The geomorphology of the Caspian is unique and many authors have referred to the formation similarities of the Black Sea–Caspian–Aral and their interconnectivity back to Pleistocene. Most probably, some 5,5 million years ago two factors landlocked the Caspian: the tectonic uplift of the basin and the dramatic fall of the earth’s oceanic levels which literally trapped the Caspian to the present shores. Due to its unique formation and present water composition variations, the Caspian hosts rare biodiversity and many endemic species of flora and fauna (presently, threatened by rising exploration and exploitation of vast oil and gas reserves).

The Inner Circle – Similarities

The so-called “Inner Circle” of the Caspian Basin consists of the five littoral (riparian) states, namely Russia, Iran, Azerbaijan, Kazakhstan, and Turkmenistan, sharing the common coastline.

As much as the geographically distant as well as different by their distinctive geomorphology and hydrology, the Arctic and Caspian – when contrasted and compared – however resemble several critical similarities.

Both theaters are grand bodies of water surrounded by 5 riparian/littoral states. (Meaning both are water surrounded by landmass, while Antarctica represents landmass surrounded by water.)  Both of them are of huge and largely unexplored natural resources and marine biota. Both the Artic and Caspian have numerous territorial disputes and are of absolute geopolitical importance for their respective littoral states, and well beyond. Finally, both theaters are also of unsolved legal status – drifting between an external quest for creation of special international regime and the existing Law of Sea Convention system (UNCLOS).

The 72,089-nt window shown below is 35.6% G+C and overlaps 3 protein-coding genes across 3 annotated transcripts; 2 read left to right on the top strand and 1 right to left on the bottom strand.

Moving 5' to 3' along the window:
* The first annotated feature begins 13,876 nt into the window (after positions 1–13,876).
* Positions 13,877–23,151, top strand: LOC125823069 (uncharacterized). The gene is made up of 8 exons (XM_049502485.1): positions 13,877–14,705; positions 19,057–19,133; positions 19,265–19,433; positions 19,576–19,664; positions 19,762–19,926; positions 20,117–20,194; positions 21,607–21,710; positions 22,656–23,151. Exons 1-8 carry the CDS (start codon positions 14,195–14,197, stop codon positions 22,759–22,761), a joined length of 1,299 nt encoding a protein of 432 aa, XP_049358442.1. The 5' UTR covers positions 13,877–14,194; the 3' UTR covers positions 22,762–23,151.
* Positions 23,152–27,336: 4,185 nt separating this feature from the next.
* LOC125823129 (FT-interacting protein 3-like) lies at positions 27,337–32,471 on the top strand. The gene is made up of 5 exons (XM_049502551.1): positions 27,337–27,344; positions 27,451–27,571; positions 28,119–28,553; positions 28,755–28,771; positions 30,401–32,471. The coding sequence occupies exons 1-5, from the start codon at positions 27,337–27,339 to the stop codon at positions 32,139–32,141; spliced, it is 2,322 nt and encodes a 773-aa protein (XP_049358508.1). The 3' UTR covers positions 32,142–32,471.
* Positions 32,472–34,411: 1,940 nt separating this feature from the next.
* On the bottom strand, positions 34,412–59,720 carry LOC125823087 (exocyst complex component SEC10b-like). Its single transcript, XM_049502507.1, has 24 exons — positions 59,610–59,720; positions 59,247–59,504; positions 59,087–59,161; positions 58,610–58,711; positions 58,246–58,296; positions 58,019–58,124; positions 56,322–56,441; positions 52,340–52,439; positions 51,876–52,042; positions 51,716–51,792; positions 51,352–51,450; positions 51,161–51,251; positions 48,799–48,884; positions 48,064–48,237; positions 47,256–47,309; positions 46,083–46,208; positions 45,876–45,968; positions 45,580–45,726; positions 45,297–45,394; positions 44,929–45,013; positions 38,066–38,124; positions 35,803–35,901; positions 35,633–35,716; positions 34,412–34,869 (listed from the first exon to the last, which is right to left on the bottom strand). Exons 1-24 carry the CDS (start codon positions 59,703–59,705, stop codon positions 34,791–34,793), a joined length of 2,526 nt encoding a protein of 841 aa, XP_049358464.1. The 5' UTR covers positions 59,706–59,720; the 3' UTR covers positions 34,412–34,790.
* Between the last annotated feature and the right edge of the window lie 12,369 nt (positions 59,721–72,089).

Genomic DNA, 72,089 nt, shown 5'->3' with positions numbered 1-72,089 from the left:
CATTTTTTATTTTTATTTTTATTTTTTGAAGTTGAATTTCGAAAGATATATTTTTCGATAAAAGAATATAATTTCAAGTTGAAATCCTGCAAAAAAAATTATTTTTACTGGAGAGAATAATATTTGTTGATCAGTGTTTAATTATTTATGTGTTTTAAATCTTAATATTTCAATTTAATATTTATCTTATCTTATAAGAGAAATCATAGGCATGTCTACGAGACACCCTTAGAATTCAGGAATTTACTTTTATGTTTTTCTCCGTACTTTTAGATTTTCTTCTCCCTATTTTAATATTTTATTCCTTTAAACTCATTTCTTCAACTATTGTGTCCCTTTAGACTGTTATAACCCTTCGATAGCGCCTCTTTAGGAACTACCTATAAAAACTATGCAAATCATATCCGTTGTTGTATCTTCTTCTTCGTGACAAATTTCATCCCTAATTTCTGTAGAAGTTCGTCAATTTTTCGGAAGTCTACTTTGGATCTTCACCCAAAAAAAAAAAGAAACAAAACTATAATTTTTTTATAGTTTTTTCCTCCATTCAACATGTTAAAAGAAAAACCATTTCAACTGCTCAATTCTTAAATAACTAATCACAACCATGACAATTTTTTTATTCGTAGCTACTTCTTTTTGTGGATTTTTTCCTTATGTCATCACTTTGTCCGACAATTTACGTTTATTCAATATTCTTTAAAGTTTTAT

Ergo, in both theaters, the dynamic of the littoral states displays the following:
1.    Dismissive: Erode the efforts of international community/external interested parties for creation of the Antarctica-like treaty (by keeping the UNCLOS referential);
2.    Assertive: Maximize the shares of the spoils of partition – extend the EEZ and continental shelf as to divide most if not the entire body of water only among the Five;
3.    Reconciliatory: Prevent any direct confrontation among the riparian states over the spoils – resolve the claims without arbitration of the III parties. (preferably CLCS).

One of the most important differentiating elements of the two theatres is the composition of littoral states. The constellation of the Arctic Five, we can consider as being symmetric – each of the Five has an open sea access (as the Arctic itself has wide connection with the oceanic systems of Atlantic and Pacific). On contrary, the Caspian Five are of asymmetric constellation. The Caspian Five could be roughly divided on the old/traditional two (Russia and Iran), and the three newcomers (Azerbaijan, Kazakhstan and Turkmenistan). This division corresponds also with the following characteristic: only Iran and Russia have an open sea access, other three countries are landlocked – as the Caspian itself is a landlocked body of water.

Like no other country, the Persian proper is uniquely situated by connecting the Euro-Med/MENA with Central and South, well to the East Asia landmass. Additionally, it solely bridges the two key Euro-Asian energy plateaus: the Gulf and Caspian. This gives Iran an absolutely pivotal geopolitical and geo-economic posture over the larger region – an opportunity but also an exposure! No wonder that Teheran needs Moscow for its own regime survival, as the impressive US physical presence in the Gulf represents a double threat to Iran – geopolitically and geo-economically.